Xi Jinping (born June 1, 1953) is a senior leader of the People’s Republic of China. He currently serves as the top-ranking member of the Secretariat of the Communist Party of China, the country’s Vice President, Principal of the Central Party School, and the 6th ranked member of the Politburo Standing Committee, China’s de facto top power organ. On October 18, 2010, he was elected as the vice chairman of the Central Military Commission which implies that he is going to take over the highest ranking leadership by 2012.
Son of Communist veteran Xi Zhongxun, Xi Jinping served mostly in Fujian province in his early career, and was later appointed party chief of the neighbor Zhejiang province, and then was appointed as Shanghai’s party chief following the dismissal of Chen Liangyu. Known for his liberal policies, tough stance on corruption, and a frank openness about political and market economy reforms, Xi’s combination of positions makes him the heir presumptive to current General Secretary, President Hu Jintao and the emerging leader of the People’s Republic of China’s fifth generation of leadership.
Xi Jinping was born in June 1953 in Beijing and is, by Chinese convention, a native of Fuping County, Shaanxi, his ancestral home. He is the youngest son of Xi Zhongxun, one of the founders of the Communist guerrilla movement in Shaanxi Province in northern China and former Vice-Premier.
At the time his father served as the head of the Communist Party’s propaganda department, and later Vice-Chairman of the National People’s Congress. When Xi was 10, during the Cultural Revolution, his father was purged and was sent to work in a factory in Luoyang, and jailed in 1968.
Without the protection of his father, Xi went to work in Yanchuan County, Shanxi, in 1969 in Mao Zedong’s Down to the Countryside Movement (simplified Chinese: 知识青年上山下乡运动; traditional Chinese: 知識青年上山下鄉運動). He later became the Party branch Secretary of the production team. When he left in 1975, he was only 22 years old. When asked about this experience later by state television, Xi recalled it saying, “…it was emotional. It was a mood. And when the ideals of the Cultural Revolution could not be realised, it proved an illusion…”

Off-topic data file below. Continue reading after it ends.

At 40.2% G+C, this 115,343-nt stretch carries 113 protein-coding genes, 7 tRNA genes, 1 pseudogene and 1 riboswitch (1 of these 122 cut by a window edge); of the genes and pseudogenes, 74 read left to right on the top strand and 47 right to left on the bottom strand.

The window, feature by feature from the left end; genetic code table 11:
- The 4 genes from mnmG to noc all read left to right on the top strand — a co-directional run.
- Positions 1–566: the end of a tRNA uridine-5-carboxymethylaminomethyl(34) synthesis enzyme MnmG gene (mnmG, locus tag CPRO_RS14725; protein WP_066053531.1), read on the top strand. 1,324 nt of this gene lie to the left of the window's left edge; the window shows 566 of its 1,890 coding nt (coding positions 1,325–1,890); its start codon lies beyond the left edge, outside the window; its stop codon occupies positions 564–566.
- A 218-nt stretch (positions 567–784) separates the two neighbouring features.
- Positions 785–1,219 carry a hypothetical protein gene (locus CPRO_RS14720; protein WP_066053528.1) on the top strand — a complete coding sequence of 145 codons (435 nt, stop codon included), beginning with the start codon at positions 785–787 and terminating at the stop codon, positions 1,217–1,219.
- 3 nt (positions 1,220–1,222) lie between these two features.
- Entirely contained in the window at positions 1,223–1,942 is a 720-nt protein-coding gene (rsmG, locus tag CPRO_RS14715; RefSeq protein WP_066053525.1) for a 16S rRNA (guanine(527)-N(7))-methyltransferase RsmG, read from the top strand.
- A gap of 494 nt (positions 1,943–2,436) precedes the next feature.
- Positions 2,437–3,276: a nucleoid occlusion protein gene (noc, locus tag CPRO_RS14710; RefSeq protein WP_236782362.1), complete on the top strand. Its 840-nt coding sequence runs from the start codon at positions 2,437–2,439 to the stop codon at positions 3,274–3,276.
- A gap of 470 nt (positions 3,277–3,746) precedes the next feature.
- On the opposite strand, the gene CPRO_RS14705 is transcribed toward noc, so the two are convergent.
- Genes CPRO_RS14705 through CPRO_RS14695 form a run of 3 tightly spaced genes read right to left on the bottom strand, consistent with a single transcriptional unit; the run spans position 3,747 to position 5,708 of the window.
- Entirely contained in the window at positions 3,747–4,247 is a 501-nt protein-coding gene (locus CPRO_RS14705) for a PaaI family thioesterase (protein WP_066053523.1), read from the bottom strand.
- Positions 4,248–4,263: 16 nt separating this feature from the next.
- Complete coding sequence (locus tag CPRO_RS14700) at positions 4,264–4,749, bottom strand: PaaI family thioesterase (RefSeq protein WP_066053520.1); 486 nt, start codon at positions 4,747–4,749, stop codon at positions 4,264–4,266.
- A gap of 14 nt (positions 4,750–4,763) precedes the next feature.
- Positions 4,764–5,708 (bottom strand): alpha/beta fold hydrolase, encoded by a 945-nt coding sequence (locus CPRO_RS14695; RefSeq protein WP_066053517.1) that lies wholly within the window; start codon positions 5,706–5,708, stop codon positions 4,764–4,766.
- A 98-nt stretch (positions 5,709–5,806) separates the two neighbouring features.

From 1975 to 1979, Xi studied Chemical Engineering at Beijing’s prestigious Tsinghua University. There were some questions about his educational background as it is believed he entered university without studying or completing high school and went to gain a doctorate without previously holding a masters.
From 1979 to 1982 he served as secretary for his father’s former subordinate Geng Biao, the then vice premier and Secretary-General of the Central Military Commission. This gained Xi some military background.
Rising through the ranks
Xi joined the Communist Youth League in 1971 and the Communist Party of China in 1974. In 1982 he was sent to Zhengding County in Hebei as its party secretary. Xi subsequently served in four provinces during his political career: Shaanxi, Hebei, Fujian and Zhejiang.
Xi held Party positions in the CPC Fuzhou Municipal Committee, and became the president of the Party School in Fuzhou in 1990. In 1999 he was promoted to the Deputy Governor of Fujian province, then became Governor a year later.
While there he made efforts to attract investment from Taiwan and to boost free market economy. In February 2000 he and provincial Party Secretary Chen Mingyi were called before the top four members of the Politburo Standing Committee – General Secretary, President Jiang Zemin, Premier Zhu Rongji, Vice-President Hu Jintao and Discipline Inspection head Wei Jianxing to explain aspects of the Yuanhua scandal.
In 2002 Xi took up senior government and Party positions in Zhejiang Province, and eventually took over as party chief after several months as acting Governor, becoming the first-in-charge in the economically successful coastal province.
Xi was then made an alternate member of the 15th CPC Central Committee and holds the membership of the 16th CPC Central Committee, marking his ascension to the national stage.
While in Zhejiang, one of China’s most affluent provinces and a center of China’s successful economic development, Xi provided the economic environment which secured growth rates averaging 14% per year. His career in Zhejiang was marked by tough and straightforward stance against corrupt officials, which earned him a name on the national media and drew the attention of China’s top leaders.
Following the dismissal of Shanghai Party Chief Chen Liangyu in September 2006 due to a social security fund scandal, Xi was transferred to Shanghai in March 2007 to become the new Party Chief of Shanghai.
Xi’s appointment to one of the most important regional posts in China was clearly a sign of confidence from the Central Government. While in Shanghai he was careful not to touch any controversial issues while largely echoing the line of the central leadership.
Xi’s career is notable in that during his regional tenures, he was never implicated in any serious scandals, nor did he face serious political opposition.
Elevation to centre
Xi’s appointment to the Party Secretary post in Shanghai was seen as a stepping stone for him to become an emerging member of the fifth generation of Chinese leadership.
This was solidified by his appointment as a member of the nine-man Politburo Standing Committee at the 17th Party Congress in October 2007.
Interestingly, Xi was ranked above Li Keqiang, which made him the most likely candidate for China’s next core figure – the paramount leader. This assessment was further supported at the 11th National People’s Congress, Xi was elected as Vice-President of the People’s Republic of China on March 15, 2008.